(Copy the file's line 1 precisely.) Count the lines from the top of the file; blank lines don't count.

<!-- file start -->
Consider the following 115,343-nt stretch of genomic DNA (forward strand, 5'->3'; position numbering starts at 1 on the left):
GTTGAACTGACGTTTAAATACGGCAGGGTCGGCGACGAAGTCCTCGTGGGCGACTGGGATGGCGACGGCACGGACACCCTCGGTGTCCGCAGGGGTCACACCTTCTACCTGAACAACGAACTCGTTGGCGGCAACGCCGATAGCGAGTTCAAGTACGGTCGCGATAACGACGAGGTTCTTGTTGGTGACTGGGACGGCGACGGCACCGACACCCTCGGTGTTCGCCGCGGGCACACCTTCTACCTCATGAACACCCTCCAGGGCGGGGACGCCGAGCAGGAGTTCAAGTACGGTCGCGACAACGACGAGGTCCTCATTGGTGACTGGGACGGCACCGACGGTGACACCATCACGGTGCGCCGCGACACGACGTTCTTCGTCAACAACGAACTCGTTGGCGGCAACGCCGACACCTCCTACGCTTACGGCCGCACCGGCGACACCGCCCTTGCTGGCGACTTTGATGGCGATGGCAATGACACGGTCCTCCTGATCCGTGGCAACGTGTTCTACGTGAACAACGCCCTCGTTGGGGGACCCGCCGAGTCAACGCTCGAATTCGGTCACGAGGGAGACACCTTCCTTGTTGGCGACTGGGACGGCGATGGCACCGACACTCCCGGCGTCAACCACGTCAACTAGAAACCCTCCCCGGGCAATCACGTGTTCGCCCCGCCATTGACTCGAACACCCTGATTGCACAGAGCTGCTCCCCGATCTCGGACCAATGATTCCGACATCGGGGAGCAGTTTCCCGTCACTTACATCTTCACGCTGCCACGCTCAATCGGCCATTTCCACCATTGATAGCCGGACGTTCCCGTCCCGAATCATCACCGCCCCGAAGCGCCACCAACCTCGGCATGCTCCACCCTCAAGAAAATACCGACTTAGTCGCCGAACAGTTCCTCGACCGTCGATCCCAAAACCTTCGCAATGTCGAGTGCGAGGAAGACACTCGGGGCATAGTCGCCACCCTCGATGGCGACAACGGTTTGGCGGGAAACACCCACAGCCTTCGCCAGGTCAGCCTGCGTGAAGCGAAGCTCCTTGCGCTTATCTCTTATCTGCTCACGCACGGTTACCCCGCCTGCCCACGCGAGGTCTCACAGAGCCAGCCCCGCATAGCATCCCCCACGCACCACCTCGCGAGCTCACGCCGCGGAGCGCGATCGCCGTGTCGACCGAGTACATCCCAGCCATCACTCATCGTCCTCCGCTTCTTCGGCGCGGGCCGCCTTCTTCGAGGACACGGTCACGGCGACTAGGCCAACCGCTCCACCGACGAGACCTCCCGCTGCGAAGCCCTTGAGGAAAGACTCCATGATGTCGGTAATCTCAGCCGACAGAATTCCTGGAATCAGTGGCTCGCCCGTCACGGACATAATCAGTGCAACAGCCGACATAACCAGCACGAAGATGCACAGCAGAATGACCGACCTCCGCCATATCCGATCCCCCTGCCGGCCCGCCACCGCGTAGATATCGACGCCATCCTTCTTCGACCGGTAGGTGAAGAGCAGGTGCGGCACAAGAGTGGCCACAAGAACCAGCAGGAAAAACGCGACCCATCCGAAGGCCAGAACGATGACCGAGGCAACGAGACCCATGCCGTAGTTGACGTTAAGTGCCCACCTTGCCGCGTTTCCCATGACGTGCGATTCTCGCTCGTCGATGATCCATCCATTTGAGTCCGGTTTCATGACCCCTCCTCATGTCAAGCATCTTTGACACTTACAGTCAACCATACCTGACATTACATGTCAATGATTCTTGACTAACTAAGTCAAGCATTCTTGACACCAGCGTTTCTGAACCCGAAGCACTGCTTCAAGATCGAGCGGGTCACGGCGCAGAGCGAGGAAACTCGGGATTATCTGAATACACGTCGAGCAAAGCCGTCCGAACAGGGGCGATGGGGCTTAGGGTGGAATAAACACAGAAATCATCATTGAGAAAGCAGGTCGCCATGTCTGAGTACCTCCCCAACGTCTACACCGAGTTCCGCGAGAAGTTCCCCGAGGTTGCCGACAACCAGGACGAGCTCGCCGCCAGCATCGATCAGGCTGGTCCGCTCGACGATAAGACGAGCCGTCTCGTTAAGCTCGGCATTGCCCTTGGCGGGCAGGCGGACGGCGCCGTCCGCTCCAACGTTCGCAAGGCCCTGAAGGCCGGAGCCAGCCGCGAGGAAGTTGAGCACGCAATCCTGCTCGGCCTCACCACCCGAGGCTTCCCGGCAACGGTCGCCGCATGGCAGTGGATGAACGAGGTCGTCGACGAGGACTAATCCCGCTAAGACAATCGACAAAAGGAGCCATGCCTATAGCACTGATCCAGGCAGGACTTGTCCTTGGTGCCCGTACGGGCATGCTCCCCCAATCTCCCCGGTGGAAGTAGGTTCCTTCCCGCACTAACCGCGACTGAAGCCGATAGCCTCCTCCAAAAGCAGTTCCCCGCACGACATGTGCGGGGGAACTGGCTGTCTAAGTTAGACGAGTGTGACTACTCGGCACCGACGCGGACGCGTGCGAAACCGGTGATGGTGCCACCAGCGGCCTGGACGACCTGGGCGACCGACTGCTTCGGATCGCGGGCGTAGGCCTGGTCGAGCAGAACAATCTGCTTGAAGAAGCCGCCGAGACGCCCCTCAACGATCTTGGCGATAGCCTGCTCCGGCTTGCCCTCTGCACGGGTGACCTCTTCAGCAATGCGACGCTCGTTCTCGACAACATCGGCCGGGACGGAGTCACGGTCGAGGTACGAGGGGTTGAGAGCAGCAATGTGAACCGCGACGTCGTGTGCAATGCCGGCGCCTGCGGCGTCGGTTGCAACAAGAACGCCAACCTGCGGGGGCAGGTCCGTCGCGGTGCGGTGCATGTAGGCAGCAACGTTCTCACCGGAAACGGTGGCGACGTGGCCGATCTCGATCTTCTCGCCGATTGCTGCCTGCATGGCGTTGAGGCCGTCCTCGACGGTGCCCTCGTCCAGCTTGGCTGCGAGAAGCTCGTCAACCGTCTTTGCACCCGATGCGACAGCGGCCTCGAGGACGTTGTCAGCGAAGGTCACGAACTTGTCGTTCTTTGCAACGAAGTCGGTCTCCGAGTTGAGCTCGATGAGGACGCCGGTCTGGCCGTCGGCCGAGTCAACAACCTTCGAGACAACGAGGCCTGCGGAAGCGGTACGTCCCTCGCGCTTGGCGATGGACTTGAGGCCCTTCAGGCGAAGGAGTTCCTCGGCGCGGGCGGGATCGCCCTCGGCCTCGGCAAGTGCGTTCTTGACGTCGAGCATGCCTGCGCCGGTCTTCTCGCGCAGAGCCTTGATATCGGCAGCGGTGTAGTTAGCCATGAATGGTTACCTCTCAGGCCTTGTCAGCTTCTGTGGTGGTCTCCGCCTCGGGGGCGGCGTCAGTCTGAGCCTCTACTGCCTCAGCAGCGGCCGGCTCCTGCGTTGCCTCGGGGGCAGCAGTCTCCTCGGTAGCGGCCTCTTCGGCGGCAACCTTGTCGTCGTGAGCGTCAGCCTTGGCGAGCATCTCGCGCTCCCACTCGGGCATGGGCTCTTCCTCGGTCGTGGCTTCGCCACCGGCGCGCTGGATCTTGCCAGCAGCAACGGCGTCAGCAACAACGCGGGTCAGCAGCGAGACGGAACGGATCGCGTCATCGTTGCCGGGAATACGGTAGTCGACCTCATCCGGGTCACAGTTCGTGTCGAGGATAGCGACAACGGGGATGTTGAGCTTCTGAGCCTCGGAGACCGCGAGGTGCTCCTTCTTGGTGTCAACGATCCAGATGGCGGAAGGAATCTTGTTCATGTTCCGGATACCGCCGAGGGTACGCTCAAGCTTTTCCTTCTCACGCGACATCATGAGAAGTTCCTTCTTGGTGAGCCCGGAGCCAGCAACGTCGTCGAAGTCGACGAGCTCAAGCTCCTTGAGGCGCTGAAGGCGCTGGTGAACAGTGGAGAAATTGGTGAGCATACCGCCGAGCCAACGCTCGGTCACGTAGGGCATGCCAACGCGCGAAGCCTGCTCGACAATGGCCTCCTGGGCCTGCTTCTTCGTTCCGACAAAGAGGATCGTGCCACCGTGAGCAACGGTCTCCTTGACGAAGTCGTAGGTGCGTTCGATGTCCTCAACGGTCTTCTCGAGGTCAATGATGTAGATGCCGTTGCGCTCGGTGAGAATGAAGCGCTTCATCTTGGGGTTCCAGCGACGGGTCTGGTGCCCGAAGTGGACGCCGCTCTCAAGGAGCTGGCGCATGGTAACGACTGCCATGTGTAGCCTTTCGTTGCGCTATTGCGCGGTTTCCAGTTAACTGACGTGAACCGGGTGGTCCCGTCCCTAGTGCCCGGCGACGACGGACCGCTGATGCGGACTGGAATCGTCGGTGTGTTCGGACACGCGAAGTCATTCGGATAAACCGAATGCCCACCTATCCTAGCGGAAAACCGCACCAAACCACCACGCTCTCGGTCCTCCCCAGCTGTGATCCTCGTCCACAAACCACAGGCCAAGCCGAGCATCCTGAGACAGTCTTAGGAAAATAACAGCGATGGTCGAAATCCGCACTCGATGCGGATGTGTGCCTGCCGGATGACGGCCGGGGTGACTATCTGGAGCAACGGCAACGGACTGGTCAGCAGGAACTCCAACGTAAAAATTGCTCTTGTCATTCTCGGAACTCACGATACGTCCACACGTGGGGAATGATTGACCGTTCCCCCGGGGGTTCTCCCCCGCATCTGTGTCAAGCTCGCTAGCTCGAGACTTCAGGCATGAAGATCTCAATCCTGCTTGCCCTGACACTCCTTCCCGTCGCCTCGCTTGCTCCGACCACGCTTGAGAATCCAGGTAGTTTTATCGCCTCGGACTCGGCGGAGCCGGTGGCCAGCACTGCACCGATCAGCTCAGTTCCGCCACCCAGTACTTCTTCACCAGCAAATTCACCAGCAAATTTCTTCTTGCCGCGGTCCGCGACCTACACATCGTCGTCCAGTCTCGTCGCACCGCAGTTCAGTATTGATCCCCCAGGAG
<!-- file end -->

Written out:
Consider the following 115,343-nt stretch of genomic DNA (forward strand, 5'->3'; position numbering starts at 1 on the left):